Irish director Eoin Macken’s Here Are the Young Men follows a small group of foul-mouthed friends as they navigate the threshold between high school graduation and the frenzied debauchery of their last summer before officially “growing up.” After engaging in one last act of academic vandalism, Matthew (Dean-Charles Chapman), Kearney (Finn Cole) and Rez (Ferdia Walsh-Peelo) have every intention of engaging in a slew of appropriately hedonistic festivities—that is, until they witness a fatal accident that leaves the trio irrevocably shaken.
Based on Irish writer Rob Doyle’s 2014 novel of the same name, Here Are the Young Men is set in 2003, notable as being during Ireland’s prosperous “Celtic Tiger” economic boom. Yet the film is clear to highlight that despite this climate of relative financial security, the country’s youth remain as disillusioned as ever. Matthew works in a family-owned tire shop while aching over redhead crush Jen (Anya Taylor-Joy); Kearney sets his sights on the U.S., where he plans to be knee-deep in pussy and patriotism; Rez struggles with mental health issues with little room to ruminate about the future. On the plus side, the group’s various troubles are not compounded by poverty—an unyielding cash flow means that they can all afford to drink, smoke and snort the pain away.
While it’s natural for any film adaptation to omit certain details present in the original novel (in this case, a fourth friend named Cocker), the true feeling of absence in Here Are the Young Men stems from its inability to properly translate the psychologically meta aspects of the text. A fictional, hyper-saturated television program called Big Show! that takes place entirely in Kearney’s subconscious is utilized as a narrative device in order to explore the depravity of his descent into American cultural ideals. However, these scenes read as more jarringly melodramatic in the film than as effective at peeling back the cognitive layers of masculine ideation and performance.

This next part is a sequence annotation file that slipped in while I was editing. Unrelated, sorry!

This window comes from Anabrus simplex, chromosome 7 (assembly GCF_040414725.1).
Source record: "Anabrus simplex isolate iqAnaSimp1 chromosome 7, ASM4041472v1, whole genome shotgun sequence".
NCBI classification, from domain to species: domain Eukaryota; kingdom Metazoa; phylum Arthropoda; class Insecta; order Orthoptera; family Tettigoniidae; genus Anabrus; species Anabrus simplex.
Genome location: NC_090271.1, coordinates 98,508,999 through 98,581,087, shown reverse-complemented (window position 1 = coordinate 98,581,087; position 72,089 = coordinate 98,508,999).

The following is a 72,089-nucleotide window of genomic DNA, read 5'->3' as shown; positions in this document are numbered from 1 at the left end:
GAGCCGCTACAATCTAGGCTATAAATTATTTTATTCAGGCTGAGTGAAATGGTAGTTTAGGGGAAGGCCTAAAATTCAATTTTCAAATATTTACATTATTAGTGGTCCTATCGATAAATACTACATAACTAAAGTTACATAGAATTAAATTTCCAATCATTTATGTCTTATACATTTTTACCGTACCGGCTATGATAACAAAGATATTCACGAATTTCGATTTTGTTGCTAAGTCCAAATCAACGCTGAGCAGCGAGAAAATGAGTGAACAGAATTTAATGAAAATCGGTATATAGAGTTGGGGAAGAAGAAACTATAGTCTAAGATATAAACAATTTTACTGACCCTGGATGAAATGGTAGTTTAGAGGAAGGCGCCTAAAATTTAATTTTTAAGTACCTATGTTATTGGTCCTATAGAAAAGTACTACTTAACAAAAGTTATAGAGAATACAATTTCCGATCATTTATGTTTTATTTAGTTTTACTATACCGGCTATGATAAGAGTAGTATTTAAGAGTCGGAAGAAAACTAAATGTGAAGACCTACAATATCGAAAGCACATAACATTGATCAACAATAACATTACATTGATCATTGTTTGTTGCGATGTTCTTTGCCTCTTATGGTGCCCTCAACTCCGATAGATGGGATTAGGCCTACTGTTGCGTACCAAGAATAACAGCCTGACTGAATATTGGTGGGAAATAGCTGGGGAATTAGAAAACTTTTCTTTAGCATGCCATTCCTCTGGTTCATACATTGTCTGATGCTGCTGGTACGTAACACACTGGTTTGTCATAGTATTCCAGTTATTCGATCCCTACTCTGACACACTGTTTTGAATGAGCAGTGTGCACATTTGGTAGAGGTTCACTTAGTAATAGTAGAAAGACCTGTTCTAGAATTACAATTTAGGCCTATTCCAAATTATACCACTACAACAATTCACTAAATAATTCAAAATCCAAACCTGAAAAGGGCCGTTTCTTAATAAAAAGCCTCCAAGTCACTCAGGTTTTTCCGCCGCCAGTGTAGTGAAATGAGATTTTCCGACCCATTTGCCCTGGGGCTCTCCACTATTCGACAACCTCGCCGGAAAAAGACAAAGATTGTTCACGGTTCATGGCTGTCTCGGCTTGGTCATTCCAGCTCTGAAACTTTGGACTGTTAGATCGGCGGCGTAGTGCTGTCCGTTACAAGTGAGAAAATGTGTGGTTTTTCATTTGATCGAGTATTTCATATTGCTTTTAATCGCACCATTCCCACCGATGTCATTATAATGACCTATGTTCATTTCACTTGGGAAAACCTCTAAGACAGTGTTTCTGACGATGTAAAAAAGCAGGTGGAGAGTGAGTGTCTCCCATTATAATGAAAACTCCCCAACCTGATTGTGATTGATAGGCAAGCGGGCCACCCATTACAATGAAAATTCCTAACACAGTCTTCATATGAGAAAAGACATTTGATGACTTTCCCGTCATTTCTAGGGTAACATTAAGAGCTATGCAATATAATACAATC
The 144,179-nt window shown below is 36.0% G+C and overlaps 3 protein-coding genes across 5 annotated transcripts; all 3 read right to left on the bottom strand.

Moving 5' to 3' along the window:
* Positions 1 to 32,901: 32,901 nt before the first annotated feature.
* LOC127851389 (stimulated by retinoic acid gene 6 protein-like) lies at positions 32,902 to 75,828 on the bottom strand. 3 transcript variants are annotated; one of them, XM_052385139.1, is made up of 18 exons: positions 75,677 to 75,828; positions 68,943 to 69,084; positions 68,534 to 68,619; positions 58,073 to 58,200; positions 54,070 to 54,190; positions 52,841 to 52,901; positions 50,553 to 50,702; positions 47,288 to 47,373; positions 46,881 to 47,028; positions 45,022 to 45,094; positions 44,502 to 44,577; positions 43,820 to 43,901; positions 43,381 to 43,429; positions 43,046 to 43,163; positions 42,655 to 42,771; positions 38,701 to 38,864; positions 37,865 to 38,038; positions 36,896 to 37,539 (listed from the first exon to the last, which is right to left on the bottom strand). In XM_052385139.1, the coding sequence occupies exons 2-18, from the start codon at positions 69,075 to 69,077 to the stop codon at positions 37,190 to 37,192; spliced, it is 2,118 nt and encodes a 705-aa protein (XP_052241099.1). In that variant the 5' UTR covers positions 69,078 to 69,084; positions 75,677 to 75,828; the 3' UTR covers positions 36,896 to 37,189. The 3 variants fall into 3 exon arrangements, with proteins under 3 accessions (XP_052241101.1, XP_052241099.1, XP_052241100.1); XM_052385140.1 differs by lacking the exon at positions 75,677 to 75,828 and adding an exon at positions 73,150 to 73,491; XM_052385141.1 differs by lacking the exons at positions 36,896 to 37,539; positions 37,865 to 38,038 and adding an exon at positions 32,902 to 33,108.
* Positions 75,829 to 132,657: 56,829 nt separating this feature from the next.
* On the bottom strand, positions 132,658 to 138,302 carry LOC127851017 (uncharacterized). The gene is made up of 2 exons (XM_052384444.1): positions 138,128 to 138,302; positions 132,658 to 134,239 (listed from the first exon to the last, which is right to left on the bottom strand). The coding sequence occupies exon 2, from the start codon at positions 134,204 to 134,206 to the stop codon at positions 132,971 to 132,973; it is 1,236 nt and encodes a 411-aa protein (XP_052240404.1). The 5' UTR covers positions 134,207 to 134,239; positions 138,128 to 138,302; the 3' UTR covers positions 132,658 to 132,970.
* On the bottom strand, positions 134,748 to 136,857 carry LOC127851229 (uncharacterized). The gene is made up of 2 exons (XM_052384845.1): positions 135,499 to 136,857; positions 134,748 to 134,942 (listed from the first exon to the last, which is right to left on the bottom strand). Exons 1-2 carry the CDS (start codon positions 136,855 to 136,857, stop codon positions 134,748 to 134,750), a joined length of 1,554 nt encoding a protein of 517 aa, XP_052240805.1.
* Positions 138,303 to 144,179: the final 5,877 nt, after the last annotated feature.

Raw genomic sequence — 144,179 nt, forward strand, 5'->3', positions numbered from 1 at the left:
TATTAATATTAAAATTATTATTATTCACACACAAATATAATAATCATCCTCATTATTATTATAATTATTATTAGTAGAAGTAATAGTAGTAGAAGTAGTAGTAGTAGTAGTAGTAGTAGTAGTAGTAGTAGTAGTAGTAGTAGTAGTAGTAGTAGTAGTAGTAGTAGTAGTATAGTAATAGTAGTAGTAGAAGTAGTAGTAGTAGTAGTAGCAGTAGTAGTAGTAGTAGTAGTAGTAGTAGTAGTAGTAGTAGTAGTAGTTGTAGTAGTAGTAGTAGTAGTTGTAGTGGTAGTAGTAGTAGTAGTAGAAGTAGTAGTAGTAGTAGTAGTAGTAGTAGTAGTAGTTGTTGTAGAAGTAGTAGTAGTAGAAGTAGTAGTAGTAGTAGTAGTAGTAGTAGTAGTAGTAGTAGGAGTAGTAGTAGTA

When it comes to the art of adaptation and interpretation, the film’s actors are fairly gifted at conveying the emotional intricacies that come with facing impending adulthood—a fact that comes as no surprise considering the young yet seasoned cast. The clunky television scenes notwithstanding, Cole’s manic transformation from schoolyard delinquent to social deviant is brutally captivating. Taylor-Joy’s character occupies an inverse role (sensible firecracker) while also carefully navigating an emotionally fraught discussion about sexual assault, an exchange which the actress saves from teetering towards shlocky shock value. While Walsh-Peelo is the only Irish actor featured among the principal cast members, his character remains criminally under-explored; however, if the same awkward vehicle would have been adopted to analyze his inner psychological workings as Kearney’s, this decision might have ultimately been for the best.
Though the premise is gripping and the acting overwhelmingly solid, Here Are the Young Men falls short when it comes to communicating the raw emotional essence of preemptively coping for a future in decline. The vague and unsettling feeling of waiting for the other shoe to drop is certainly a familiar one for young people nearly 20 years after the events detailed in the film, yet these parallels never quite match up. When considering the existing canon surrounding cinematic adaptations of complicated texts which detail the bleak reality of addiction, intimacy and death that affect diverse swaths of precocious individuals in times of transition (ahem, Trainspotting), Here Are the Young Men doesn’t actually reveal anything novel about the anxieties of adolescence in decline.
Director: Eoin Macken
Writers: Eoin Macken, Rob Doyle (novel)
Stars: Dean-Charles Chapman, Finn Cole, Anya Taylor-Joy, Ferdia Walsh-Peelo, Travis Fimmel
Release Date: April 27, 2021 (Well Go USA)
Natalia Keogan is a Queens-based writer who covers film, music and culture, with particular interest in the horror genre and depictions of sexuality and gender. You can read her work in Narratively, Filmmaker Magazine and Paste, and find her on Twitter.